But, like the majority of the environmental movement, Obama has a record of being less than wholehearted in supporting nuclear power, even as he pushes for subsidizing less quantitatively promising – but politically safer – sources of alternative energy. The safety problem with nuclear power is a real and significant challenge, but by piling up waste at over a hundred discrete sites, this move will likely only exacerbate the problem in the short to medium run. In the long run the risk may decrease, if only because nuclear power generation will stop altogether as old plants are shut down.

    The cynic in me must note that the Senate Majority Leader, Harry Reid, is from…you guessed it, Nevada.

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  4. Lauri says:

    I think the point is correct – people are increasingly ignoring the real and tangible environmental harm caused by nuclear power and have an inflated idea of how much it could contribute towards phasing out fossil fuels – both biases cause nuclear power to be overemphasized in the energy debate. But just as the original author said, this tactic seems to have backfired somewhat…

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  5. GPSucks says:

    Let’s face it, Greenpeace resort to these tactics because they know they will get media coverage this way. Otherwise, people don’t care. Their causes are worthless. They do more damage then good. More people die each year from coal mining then nuclear energy production. I’m sure the only danger they claim is that there is a Nuclear power plant in Pickering, not that there are un-safe practices there. Greenpeace is nothing but a terrorist organization.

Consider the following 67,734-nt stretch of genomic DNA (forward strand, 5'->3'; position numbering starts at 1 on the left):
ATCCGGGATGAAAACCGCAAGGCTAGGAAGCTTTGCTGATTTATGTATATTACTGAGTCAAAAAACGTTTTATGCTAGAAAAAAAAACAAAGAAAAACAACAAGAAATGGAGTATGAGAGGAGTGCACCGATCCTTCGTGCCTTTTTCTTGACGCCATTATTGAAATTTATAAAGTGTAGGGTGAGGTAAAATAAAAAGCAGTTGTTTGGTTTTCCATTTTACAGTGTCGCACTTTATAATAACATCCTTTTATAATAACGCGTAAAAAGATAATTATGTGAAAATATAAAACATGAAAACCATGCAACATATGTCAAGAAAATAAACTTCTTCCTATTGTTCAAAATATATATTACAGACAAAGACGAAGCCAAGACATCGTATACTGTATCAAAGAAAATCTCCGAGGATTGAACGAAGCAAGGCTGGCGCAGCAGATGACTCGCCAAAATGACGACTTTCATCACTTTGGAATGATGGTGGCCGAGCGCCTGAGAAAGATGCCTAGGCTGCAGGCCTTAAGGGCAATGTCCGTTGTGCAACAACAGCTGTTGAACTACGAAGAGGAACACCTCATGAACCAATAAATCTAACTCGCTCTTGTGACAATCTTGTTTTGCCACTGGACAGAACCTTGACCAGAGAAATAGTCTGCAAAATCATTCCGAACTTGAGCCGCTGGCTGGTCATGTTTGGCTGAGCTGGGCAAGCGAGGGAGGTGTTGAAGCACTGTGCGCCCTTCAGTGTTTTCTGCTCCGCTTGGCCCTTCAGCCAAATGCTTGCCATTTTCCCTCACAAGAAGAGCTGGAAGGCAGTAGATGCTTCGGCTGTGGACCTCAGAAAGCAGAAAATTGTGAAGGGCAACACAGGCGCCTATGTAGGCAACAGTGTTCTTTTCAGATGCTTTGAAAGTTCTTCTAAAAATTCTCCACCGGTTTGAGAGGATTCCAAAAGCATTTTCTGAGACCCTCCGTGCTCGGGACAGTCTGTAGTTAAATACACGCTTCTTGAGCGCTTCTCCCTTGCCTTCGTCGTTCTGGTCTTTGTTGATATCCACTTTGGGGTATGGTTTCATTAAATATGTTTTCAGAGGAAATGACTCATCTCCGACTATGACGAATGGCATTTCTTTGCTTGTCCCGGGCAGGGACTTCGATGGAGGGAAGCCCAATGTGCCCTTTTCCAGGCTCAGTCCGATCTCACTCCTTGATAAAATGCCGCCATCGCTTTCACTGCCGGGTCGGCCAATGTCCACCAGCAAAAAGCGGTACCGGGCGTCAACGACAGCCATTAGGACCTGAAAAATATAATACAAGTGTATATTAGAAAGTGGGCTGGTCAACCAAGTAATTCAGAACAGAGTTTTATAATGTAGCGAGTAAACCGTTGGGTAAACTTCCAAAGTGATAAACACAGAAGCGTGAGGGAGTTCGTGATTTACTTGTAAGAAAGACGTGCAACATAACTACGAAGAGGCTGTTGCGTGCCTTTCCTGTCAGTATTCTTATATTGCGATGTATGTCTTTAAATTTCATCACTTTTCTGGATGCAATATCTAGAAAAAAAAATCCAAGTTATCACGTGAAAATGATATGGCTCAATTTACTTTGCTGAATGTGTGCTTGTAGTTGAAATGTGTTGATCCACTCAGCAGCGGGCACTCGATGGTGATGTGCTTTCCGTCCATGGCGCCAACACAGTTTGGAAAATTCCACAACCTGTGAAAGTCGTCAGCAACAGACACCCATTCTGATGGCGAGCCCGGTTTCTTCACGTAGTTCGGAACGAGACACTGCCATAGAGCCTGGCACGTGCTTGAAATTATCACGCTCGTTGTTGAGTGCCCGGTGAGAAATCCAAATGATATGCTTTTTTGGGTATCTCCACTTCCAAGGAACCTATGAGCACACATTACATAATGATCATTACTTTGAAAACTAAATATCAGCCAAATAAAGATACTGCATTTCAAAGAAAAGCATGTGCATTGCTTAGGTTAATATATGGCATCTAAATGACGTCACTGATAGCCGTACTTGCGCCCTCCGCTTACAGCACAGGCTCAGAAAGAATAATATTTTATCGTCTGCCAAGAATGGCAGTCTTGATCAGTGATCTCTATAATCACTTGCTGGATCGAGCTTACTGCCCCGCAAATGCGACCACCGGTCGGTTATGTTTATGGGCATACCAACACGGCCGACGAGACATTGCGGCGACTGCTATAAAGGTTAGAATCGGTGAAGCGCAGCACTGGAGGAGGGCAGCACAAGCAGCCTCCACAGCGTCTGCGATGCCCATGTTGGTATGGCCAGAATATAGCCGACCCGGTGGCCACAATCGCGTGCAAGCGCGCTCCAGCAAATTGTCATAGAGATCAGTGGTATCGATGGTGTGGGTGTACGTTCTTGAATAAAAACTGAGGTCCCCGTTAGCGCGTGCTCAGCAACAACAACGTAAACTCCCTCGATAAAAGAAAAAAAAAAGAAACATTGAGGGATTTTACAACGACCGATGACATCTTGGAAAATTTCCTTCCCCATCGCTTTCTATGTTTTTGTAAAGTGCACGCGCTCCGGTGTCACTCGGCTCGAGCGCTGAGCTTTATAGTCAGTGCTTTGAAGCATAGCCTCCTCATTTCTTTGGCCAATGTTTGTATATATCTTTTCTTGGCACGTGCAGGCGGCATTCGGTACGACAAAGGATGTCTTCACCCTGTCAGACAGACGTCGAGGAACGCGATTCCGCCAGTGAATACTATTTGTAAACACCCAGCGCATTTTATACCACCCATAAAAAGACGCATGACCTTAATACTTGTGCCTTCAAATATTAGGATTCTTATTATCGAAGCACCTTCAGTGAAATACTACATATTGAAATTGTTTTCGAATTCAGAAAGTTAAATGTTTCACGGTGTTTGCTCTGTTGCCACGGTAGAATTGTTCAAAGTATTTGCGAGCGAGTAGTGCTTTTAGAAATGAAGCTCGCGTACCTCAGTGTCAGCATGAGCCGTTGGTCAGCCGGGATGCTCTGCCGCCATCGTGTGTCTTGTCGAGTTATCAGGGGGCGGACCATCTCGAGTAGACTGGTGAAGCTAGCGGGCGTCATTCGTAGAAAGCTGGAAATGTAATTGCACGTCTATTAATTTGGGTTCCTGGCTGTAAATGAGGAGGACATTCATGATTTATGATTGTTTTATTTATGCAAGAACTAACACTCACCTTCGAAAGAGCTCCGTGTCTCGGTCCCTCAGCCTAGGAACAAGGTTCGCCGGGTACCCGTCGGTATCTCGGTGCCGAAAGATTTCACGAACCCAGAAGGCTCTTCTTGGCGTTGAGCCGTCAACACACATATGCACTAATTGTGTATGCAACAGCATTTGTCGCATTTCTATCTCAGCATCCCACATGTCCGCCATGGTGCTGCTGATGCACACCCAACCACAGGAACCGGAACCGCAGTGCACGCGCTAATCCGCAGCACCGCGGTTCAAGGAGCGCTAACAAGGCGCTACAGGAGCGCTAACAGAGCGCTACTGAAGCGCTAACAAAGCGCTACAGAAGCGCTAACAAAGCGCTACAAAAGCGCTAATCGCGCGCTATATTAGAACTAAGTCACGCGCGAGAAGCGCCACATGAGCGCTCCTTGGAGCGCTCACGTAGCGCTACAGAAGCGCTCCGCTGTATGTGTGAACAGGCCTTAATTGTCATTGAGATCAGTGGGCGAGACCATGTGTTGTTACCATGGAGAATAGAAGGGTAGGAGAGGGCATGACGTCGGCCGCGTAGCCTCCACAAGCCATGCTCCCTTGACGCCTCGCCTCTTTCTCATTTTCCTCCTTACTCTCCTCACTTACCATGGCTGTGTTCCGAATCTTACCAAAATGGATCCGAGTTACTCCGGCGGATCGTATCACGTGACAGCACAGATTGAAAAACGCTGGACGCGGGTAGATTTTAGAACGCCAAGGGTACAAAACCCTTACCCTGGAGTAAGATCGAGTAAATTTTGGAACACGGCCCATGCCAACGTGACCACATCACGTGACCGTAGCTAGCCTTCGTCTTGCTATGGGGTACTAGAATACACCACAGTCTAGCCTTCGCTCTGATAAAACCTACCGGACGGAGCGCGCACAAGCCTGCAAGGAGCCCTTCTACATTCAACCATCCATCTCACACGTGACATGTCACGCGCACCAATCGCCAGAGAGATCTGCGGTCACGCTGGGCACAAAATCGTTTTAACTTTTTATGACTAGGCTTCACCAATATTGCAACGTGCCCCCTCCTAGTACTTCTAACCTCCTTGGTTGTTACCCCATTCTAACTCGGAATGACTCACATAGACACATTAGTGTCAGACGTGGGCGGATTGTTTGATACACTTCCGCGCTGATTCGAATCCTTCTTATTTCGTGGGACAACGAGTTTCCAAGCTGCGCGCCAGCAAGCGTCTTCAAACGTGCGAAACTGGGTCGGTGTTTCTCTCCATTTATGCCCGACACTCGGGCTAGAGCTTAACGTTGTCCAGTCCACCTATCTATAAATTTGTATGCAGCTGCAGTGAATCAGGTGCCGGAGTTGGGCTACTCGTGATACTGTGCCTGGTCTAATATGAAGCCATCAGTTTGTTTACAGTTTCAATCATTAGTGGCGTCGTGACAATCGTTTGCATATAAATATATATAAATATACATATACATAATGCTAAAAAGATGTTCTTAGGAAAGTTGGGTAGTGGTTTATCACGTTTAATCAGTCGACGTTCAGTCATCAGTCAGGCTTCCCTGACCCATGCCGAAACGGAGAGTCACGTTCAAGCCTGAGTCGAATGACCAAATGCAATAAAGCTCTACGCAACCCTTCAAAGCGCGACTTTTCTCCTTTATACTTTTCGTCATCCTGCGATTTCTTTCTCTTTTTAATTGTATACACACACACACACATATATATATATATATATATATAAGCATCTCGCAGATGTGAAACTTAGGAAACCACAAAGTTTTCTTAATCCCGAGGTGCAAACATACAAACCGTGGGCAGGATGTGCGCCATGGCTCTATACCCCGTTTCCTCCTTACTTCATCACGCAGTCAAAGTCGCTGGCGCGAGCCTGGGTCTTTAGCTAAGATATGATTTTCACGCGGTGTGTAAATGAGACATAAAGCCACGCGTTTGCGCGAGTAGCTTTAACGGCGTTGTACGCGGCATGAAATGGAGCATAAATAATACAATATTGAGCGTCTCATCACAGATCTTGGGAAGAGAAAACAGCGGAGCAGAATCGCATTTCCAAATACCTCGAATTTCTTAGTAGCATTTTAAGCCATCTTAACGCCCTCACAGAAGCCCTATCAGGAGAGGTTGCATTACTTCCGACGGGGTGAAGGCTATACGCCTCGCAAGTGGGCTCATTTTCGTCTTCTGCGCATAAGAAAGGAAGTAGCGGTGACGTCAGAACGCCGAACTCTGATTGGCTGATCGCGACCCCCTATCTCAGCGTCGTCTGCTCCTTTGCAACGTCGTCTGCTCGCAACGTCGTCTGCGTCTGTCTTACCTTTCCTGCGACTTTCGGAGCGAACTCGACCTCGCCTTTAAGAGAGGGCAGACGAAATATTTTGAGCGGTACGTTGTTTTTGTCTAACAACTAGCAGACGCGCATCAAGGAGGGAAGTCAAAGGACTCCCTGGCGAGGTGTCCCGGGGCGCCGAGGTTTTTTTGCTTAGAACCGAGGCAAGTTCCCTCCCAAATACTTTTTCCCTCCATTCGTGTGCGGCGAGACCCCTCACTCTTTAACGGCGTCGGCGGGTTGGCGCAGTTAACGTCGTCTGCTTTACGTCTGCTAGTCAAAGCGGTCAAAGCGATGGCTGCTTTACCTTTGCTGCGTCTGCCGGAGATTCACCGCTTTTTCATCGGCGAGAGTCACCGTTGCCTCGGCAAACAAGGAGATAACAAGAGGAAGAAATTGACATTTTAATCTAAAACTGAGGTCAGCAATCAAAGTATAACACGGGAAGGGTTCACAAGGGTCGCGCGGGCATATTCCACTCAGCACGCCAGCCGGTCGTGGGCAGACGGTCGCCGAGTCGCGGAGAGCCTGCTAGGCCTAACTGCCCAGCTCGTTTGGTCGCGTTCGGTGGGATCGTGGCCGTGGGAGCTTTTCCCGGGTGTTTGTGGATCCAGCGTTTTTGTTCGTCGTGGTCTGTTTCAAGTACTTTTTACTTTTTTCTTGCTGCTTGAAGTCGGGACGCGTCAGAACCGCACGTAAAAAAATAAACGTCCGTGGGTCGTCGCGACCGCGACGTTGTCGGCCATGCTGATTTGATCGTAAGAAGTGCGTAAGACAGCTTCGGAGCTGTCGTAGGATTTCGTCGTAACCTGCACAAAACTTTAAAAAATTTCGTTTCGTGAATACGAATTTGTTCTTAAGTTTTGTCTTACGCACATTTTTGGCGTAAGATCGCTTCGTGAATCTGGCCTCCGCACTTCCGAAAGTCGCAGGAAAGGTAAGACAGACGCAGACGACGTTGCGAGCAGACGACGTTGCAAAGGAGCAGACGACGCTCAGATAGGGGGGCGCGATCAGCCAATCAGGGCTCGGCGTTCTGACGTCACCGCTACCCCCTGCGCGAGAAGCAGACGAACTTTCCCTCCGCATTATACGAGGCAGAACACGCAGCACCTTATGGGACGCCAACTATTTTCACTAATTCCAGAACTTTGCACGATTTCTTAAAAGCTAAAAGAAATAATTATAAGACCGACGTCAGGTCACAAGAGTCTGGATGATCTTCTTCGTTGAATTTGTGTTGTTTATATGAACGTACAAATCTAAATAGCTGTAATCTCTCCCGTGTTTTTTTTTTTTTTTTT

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  6. Brandon says:

    Lauri: “people are increasingly ignoring the real and tangible environmental harm caused by nuclear power and have an inflated idea of how much it could contribute towards phasing out fossil fuels”

    Please explain further.

    Nuclear power is not perfect, but it is the best option available to us in terms of being clean and efficient.

    If you are against going nuclear, please tell us what the optimal solution is.

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  7. DZ says:

    I believe the wild card here is the danger and financial cost of transporting then storing the high-level radioactive waste safely for thousands of years. Of course, thinking ahead more than one or two generations does not come naturally for any of us.

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  8. Gregory says:

    Bottom line:

    Green Peace is Anti Corporation/Globalization


    Pro environment

    EVERY decision/protest/action is based on an anti Corporation/globalization stand point; NOT a pro environment standpoint…

    sad really…

    When they ask you to buy 10$ cereal because its not GMO’ed… Ask them what the Billions eating GMO’ed rice to live will do when its gone?

    The ask for action, but they next to never present solutions… They are there to slander the companies… It’s frustrating…